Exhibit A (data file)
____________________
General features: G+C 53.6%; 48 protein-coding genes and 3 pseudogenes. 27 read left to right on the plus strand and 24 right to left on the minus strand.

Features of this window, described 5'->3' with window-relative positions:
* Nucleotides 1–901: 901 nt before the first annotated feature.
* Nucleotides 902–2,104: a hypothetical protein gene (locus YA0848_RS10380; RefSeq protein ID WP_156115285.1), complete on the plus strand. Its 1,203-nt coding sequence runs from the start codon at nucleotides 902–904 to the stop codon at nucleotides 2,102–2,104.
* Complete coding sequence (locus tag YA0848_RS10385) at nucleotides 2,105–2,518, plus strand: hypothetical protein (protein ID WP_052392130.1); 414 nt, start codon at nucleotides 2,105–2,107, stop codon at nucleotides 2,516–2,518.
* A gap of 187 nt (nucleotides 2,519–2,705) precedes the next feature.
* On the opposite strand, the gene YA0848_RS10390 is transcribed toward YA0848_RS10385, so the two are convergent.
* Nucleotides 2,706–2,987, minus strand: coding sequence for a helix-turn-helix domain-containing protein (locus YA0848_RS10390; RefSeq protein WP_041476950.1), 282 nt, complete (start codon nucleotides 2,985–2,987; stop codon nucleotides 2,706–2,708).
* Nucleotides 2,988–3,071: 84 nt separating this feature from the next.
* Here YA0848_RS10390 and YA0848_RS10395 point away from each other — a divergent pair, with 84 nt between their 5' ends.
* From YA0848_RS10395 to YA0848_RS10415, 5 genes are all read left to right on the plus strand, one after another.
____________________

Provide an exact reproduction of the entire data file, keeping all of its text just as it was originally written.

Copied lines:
General features: G+C 53.6%; 48 protein-coding genes and 3 pseudogenes. 27 read left to right on the plus strand and 24 right to left on the minus strand.

Features of this window, described 5'->3' with window-relative positions:
* Nucleotides 1–901: 901 nt before the first annotated feature.
* Nucleotides 902–2,104: a hypothetical protein gene (locus YA0848_RS10380; RefSeq protein ID WP_156115285.1), complete on the plus strand. Its 1,203-nt coding sequence runs from the start codon at nucleotides 902–904 to the stop codon at nucleotides 2,102–2,104.
* Complete coding sequence (locus tag YA0848_RS10385) at nucleotides 2,105–2,518, plus strand: hypothetical protein (protein ID WP_052392130.1); 414 nt, start codon at nucleotides 2,105–2,107, stop codon at nucleotides 2,516–2,518.
* A gap of 187 nt (nucleotides 2,519–2,705) precedes the next feature.
* On the opposite strand, the gene YA0848_RS10390 is transcribed toward YA0848_RS10385, so the two are convergent.
* Nucleotides 2,706–2,987, minus strand: coding sequence for a helix-turn-helix domain-containing protein (locus YA0848_RS10390; RefSeq protein WP_041476950.1), 282 nt, complete (start codon nucleotides 2,985–2,987; stop codon nucleotides 2,706–2,708).
* Nucleotides 2,988–3,071: 84 nt separating this feature from the next.
* Here YA0848_RS10390 and YA0848_RS10395 point away from each other — a divergent pair, with 84 nt between their 5' ends.
* From YA0848_RS10395 to YA0848_RS10415, 5 genes are all read left to right on the plus strand, one after another.